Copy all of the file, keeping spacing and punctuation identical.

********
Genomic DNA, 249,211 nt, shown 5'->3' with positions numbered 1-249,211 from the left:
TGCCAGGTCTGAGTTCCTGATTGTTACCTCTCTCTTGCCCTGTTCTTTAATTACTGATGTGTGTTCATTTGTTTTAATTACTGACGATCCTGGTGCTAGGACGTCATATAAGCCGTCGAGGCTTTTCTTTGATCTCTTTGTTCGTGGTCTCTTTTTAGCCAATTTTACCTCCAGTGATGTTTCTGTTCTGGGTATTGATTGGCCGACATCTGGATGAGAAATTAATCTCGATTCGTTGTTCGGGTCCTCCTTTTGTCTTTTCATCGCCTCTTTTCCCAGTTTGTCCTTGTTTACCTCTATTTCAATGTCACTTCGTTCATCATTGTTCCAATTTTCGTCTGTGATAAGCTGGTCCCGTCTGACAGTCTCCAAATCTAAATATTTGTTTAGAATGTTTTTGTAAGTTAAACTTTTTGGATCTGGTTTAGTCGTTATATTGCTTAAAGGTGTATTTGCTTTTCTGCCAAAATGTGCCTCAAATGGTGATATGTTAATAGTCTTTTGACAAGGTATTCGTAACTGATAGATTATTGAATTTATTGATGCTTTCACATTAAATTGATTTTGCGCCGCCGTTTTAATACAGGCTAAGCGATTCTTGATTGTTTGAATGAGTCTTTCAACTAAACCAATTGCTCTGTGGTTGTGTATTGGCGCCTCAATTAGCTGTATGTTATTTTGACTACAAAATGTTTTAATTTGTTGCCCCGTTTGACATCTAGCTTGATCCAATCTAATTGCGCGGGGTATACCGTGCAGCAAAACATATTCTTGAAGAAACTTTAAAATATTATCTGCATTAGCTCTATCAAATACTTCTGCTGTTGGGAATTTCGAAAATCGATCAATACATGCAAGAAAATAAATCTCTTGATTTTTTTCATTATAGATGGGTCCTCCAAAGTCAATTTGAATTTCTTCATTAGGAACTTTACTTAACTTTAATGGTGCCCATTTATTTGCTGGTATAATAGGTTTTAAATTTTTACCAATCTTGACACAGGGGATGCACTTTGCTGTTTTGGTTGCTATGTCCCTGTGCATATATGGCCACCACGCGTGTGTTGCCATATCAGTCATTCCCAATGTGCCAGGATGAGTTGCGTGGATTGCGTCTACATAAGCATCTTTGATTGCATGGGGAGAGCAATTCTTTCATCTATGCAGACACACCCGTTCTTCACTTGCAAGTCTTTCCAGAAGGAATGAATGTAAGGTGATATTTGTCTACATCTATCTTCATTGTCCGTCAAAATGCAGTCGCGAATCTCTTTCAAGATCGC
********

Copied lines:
Genomic DNA, 249,211 nt, shown 5'->3' with positions numbered 1-249,211 from the left:
TGCCAGGTCTGAGTTCCTGATTGTTACCTCTCTCTTGCCCTGTTCTTTAATTACTGATGTGTGTTCATTTGTTTTAATTACTGACGATCCTGGTGCTAGGACGTCATATAAGCCGTCGAGGCTTTTCTTTGATCTCTTTGTTCGTGGTCTCTTTTTAGCCAATTTTACCTCCAGTGATGTTTCTGTTCTGGGTATTGATTGGCCGACATCTGGATGAGAAATTAATCTCGATTCGTTGTTCGGGTCCTCCTTTTGTCTTTTCATCGCCTCTTTTCCCAGTTTGTCCTTGTTTACCTCTATTTCAATGTCACTTCGTTCATCATTGTTCCAATTTTCGTCTGTGATAAGCTGGTCCCGTCTGACAGTCTCCAAATCTAAATATTTGTTTAGAATGTTTTTGTAAGTTAAACTTTTTGGATCTGGTTTAGTCGTTATATTGCTTAAAGGTGTATTTGCTTTTCTGCCAAAATGTGCCTCAAATGGTGATATGTTAATAGTCTTTTGACAAGGTATTCGTAACTGATAGATTATTGAATTTATTGATGCTTTCACATTAAATTGATTTTGCGCCGCCGTTTTAATACAGGCTAAGCGATTCTTGATTGTTTGAATGAGTCTTTCAACTAAACCAATTGCTCTGTGGTTGTGTATTGGCGCCTCAATTAGCTGTATGTTATTTTGACTACAAAATGTTTTAATTTGTTGCCCCGTTTGACATCTAGCTTGATCCAATCTAATTGCGCGGGGTATACCGTGCAGCAAAACATATTCTTGAAGAAACTTTAAAATATTATCTGCATTAGCTCTATCAAATACTTCTGCTGTTGGGAATTTCGAAAATCGATCAATACATGCAAGAAAATAAATCTCTTGATTTTTTTCATTATAGATGGGTCCTCCAAAGTCAATTTGAATTTCTTCATTAGGAACTTTACTTAACTTTAATGGTGCCCATTTATTTGCTGGTATAATAGGTTTTAAATTTTTACCAATCTTGACACAGGGGATGCACTTTGCTGTTTTGGTTGCTATGTCCCTGTGCATATATGGCCACCACGCGTGTGTTGCCATATCAGTCATTCCCAATGTGCCAGGATGAGTTGCGTGGATTGCGTCTACATAAGCATCTTTGATTGCATGGGGAGAGCAATTCTTTCATCTATGCAGACACACCCGTTCTTCACTTGCAAGTCTTTCCAGAAGGAATGAATGTAAGGTGATATTTGTCTACATCTATCTTCATTGTCCGTCAAAATGCAGTCGCGAATCTCTTTCAAGATCGC